Subsequently, after evaluation of safety and dosimetry data from part A by the SRC, part B was initiated. Patient safety and escalation of administered activity were evaluated by a Data Review Board (DRB) in part B. Part B assessed different administered activities and peptide amounts of [177Lu]Lu-satoreotide tetraxetan, as both the effect of increasing peptide amount, and the peptide amount at which lesion receptor saturation occurs in humans, are unknown. A previous study in a xenograft mouse model demonstrated that increasing peptide amounts resulted in a reduced absorbed dose in non-target organs without compromising tumour uptake, and no saturation of the receptor was observed with higher peptide amounts [13].

Part B consisted of 25 patients in three cohorts (cohort 1, N = 6; cohort 3, N = 9; cohort 6, N = 10). Each cohort was intended to receive three cycles at peptide amounts of either 300 μg (± 50), 700 μg (± 150), or 1300 μg (± 200) and administered activities of either 4.5 GBq or 6.0 GBq (± 10%) (Fig. 1; note that the DRB recommended the cohort 1 administered activity be reduced from 6.0 to 4.5 GBq due to safety concerns, and therefore the planned cohorts 2, 4, 5, 7, and 8, which would have included administered activities of more than 4.5 GBq, were not performed). Cohort 1 received three cycles at a peptide amount of 300 μg (± 50) and administered activity of 6.0 GBq (± 10%), which, as noted, was reduced to 4.5 GBq as recommended by the DRB after three patients received treatment at 6.0 GBq. Cohorts 3 and 6 investigated escalating the peptide amount and specifically whether receptor saturation occurred at given amounts: starting with 300 μg for cycle 1, then increasing to 700 μg and 1300 μg in cohorts 3 and 6, respectively, for cycle 2 before repeating the 300 μg dosing for cycle 3, all at an administered activity of 4.5 GBq. Patients in part B could receive up to two additional cycles if they showed clinical benefit and an acceptable tolerability profile without exceeding cumulative absorbed doses of 23 Gy to kidneys and 1.5 Gy to the bone marrow on central review.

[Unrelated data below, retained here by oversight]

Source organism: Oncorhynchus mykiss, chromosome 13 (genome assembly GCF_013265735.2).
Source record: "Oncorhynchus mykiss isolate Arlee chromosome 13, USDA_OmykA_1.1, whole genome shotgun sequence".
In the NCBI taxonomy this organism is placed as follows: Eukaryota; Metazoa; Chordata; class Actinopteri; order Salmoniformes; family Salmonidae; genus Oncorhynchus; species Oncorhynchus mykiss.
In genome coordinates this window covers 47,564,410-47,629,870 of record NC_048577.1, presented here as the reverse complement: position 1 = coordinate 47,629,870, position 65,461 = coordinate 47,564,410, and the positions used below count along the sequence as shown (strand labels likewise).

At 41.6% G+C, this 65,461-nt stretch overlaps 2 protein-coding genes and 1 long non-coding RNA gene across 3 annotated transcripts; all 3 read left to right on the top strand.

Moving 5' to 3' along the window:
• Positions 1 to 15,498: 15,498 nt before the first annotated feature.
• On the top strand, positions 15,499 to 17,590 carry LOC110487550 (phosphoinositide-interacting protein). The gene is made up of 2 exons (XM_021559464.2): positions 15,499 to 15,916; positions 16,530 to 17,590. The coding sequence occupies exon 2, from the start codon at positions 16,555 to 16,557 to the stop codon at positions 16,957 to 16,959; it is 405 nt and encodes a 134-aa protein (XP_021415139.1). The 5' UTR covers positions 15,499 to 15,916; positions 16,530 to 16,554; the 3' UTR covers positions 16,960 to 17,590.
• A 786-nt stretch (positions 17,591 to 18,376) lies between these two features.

In both parts, the interval between treatment cycles was 8 weeks, but could be extended to 12 weeks in case of inadequately recovered adverse events (AEs).

Up to 55 patients were to be enrolled in the trial, a minimum of six and up to 15 in part A, and a minimum of 25 and up to 40 in part B; however, these targets were not reached due to cancelled cohorts. The study was terminated in January 2022 due to the small number of ongoing patients; all patients had completed treatment and most were already transferred to the long-term, 5-year follow-up study (20 patients were enrolled in the long-term study [NCT05017662]).

Overall, three analyses were planned for the study. A first analysis was conducted with a cut-off date of 27 September 2019. A second analysis was initiated following the completion of cohorts 3 and 6 of part B of the study. A third analysis was to be performed when both parts of the study were entirely complete; however, due to cohorts 2, 4, 5, 7, and 8 not being performed, the second and third analyses were combined. The results of this combined analysis represent the complete results of both parts of this study, and are presented here. A final analysis is planned to be performed at the end of the 5-year follow-up study (estimated study completion date: April 2025).

Study objectives